John Tunney discusses 24 years as the D.A. for Steuben County
John Tunney is retiring after 24 years as the district attorney in Steuben County.
Tunney’s office oversaw thousands of cases during his tenure, including several that drew national media attention – perhaps most noteworthy is the case of Eric Smith, who was 13 when he killed 4-year-old Derrick Robie in 1993 in Savona.
Before becoming district attorney, the Cornell University Law School graduate spent 16 years as a criminal defense attorney.
Tunney lives in Corning. He is married to his wife, Michele, and has five children and one grandchild.
As Tunney prepared to leave office, Leader reporter John Zick asked the county’s top prosecutor about his retirement, his career and other odds and ends.
What are your retirement plans?
I don’t have specific plans at this point. On the other hand, I expect to remain active in the legal field. It’s entirely possible that I’ll do some criminal defense work. I did that for 16 years before I became district attorney and am confident that I could make the switch without difficulty.
What’s been your greatest career achievement?
That’s a hard one. I’m not sure I have the perspective to answer that question. It may be that I’ve maintained my interest in the law and a desire to continue to grow, professionally, for 40 years.
Most memorable case?
Another hard one. Certainly the Eric Smith case was particularly memorable, primarily because of the intense national and international interest. Dealing with the national media was fascinating. The hard part, for me, comes from the recognition that the experience was rooted in such tragedy. Sadly, most of our memorable cases share that feature.
What’s the most difficult aspect of being a prosecutor? Most enjoyable aspect?
The answer to both questions is, oddly enough, the same. It’s the challenge. The challenge in every case is to get it right. By that I mean, the greatest challenge and greatest reward – when it occurs – is to figure out what the best outcome is in “this” case and then working to try to make that happen.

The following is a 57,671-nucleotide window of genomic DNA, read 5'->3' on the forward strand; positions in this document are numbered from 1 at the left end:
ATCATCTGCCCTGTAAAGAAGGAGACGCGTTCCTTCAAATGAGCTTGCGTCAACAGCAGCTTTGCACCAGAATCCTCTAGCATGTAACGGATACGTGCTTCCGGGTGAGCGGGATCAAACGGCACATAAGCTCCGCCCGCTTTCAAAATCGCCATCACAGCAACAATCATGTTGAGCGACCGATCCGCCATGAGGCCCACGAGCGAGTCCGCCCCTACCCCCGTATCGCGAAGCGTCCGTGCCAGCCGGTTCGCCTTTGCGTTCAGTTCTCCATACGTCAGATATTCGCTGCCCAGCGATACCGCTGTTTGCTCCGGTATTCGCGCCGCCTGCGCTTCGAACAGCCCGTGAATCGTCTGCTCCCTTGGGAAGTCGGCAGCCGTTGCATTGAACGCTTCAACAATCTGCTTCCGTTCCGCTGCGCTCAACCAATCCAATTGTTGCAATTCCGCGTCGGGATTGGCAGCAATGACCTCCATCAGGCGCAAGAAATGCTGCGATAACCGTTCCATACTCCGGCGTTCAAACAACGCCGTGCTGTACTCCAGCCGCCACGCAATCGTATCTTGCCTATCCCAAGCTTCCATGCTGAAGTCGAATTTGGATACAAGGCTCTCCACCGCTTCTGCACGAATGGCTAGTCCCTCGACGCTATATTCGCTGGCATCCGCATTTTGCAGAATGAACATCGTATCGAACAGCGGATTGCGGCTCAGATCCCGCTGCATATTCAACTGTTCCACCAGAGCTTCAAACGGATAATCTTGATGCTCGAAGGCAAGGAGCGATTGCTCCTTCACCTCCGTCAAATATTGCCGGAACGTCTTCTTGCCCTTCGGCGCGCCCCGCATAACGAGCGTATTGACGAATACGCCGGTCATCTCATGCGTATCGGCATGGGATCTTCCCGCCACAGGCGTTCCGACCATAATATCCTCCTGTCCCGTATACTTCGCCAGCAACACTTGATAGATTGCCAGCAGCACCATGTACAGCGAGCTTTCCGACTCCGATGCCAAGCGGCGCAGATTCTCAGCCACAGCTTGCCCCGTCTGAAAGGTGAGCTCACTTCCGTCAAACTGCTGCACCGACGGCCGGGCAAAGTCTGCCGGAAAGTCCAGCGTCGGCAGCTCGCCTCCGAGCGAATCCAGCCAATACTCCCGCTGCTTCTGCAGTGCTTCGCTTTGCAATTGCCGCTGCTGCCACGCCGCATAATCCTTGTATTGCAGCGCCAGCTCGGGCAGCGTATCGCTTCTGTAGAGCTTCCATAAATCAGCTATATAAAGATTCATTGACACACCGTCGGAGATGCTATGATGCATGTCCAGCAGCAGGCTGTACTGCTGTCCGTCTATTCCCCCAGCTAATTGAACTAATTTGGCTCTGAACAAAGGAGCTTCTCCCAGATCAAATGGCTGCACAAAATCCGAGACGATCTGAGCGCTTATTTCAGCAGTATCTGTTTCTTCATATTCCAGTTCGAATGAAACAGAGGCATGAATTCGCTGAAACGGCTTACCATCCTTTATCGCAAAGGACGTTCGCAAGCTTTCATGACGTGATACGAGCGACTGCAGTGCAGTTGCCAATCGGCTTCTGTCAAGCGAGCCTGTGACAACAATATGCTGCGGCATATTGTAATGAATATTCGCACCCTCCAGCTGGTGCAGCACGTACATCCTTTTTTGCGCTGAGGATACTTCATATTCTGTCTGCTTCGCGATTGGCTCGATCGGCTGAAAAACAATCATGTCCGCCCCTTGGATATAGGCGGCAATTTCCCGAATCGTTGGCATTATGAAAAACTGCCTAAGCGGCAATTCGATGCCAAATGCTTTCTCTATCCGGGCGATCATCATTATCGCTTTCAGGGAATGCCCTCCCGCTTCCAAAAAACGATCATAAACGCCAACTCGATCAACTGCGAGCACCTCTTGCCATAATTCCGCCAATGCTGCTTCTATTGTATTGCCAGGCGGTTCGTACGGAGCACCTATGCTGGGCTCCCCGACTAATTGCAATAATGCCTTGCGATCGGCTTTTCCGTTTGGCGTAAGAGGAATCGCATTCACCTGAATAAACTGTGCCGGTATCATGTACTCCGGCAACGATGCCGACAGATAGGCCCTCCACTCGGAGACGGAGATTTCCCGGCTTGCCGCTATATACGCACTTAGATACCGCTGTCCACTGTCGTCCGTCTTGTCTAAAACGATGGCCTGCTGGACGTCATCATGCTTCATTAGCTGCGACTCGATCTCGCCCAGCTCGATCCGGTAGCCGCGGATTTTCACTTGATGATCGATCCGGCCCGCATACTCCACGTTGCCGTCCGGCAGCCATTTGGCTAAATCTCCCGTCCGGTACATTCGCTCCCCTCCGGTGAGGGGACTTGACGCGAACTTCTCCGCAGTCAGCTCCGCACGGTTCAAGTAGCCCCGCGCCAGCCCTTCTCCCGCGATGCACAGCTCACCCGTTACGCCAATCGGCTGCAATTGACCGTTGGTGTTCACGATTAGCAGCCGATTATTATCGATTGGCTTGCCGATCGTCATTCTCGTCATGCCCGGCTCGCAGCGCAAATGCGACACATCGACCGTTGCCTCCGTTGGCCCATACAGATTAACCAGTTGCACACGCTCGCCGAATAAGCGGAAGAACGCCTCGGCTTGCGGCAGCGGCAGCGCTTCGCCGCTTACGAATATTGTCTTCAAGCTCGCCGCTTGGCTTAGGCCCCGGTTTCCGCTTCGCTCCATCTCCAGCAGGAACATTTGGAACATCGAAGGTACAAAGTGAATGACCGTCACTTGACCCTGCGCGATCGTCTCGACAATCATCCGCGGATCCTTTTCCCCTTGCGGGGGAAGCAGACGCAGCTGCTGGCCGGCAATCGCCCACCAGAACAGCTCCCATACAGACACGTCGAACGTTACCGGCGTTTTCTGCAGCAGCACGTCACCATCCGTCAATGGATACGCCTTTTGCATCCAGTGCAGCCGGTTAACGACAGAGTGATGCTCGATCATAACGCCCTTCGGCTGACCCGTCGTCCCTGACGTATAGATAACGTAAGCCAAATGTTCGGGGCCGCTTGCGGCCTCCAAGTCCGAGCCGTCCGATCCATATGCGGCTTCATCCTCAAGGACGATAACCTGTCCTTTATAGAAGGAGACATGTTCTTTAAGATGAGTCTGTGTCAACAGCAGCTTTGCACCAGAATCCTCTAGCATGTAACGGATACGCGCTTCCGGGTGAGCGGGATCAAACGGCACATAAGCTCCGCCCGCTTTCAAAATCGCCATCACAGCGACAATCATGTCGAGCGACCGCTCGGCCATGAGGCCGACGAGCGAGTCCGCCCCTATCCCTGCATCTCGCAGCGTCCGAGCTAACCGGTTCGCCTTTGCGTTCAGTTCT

That process involves gathering information about the crime, the evidence available, the defendant, any victim, the public’s perception and any other pertinent information. At the extremes, the analysis is often straightforward. Most cases, however, fall between the extremes and, typically, the various factors point to conflicting outcomes.
Once there’s a decision about what’s right, the challenge is to try to engineer that outcome. That involves classic lawyering. It involves evidence gathering, evaluation, analysis, negotiations and, sometimes, trying the case. Of course, typically there’s a defense attorney who’s unlikely to share your point of view and a judge who may or may not agree with your position.
It’s the process of shepherding a case through the system that is the hardest but most satisfying aspect of being district attorney.
What, if anything, has changed most during your 24-year career as a prosecutor?
Much of the process remains the same. Certain details may change. There may be slight procedural changes, but the core functions remain constant because, at its core, the process flows from the U.S. and state Constitutions.
If there has been a change, I’d say it is found in juries. Jurors have come to want science to provide answers. In certain respects, jurors don’t want to make hard decisions in a way that, in the days before DNA and other scientific evidence, jurors did. I understand that they want to get it “right,” just as I do and just as the system does, but television and other media have conditioned the public to believe that science is always available and always conclusive. The fact remains, most criminal cases just don’t have that kind of evidence available. The system just doesn’t have the resources to collect, analyze and present scientific evidence in most cases. That reality leaves jurors in a position to make decisions based on a resolution of old-fashioned issues, like the credibility of witnesses and an assessment of just what the evidence proves or doesn’t prove.
Are there any gaffes or embarrassing moments that stand out?
No. I’ll leave you to determine whether that means there were none or none that stood out.
Are you leaving the DA’s Office in good hands?
Absolutely. Brooks Baker is eminently well qualified to be DA. He’s much more prepared than I was 24 years ago. He’s worked in this office for 15 years or so and tried more than his share of heavy cases. I’ll be watching with great interest and rooting for him and for the office.
If you hadn’t been an attorney, what career path would you have chosen?
Another hard question. NFL quarterback? Not good enough. Pro golfer? Not good enough. Lawyer? Made the cut.
Do you watch any courtroom dramas? If so, which one is your favorite and why?
Law & Order. It captures much of the reality of the criminal justice system. It presents the good, the bad and the ugly, as well as many of the subtleties and ambiguities. It really is an excellent representation of the process.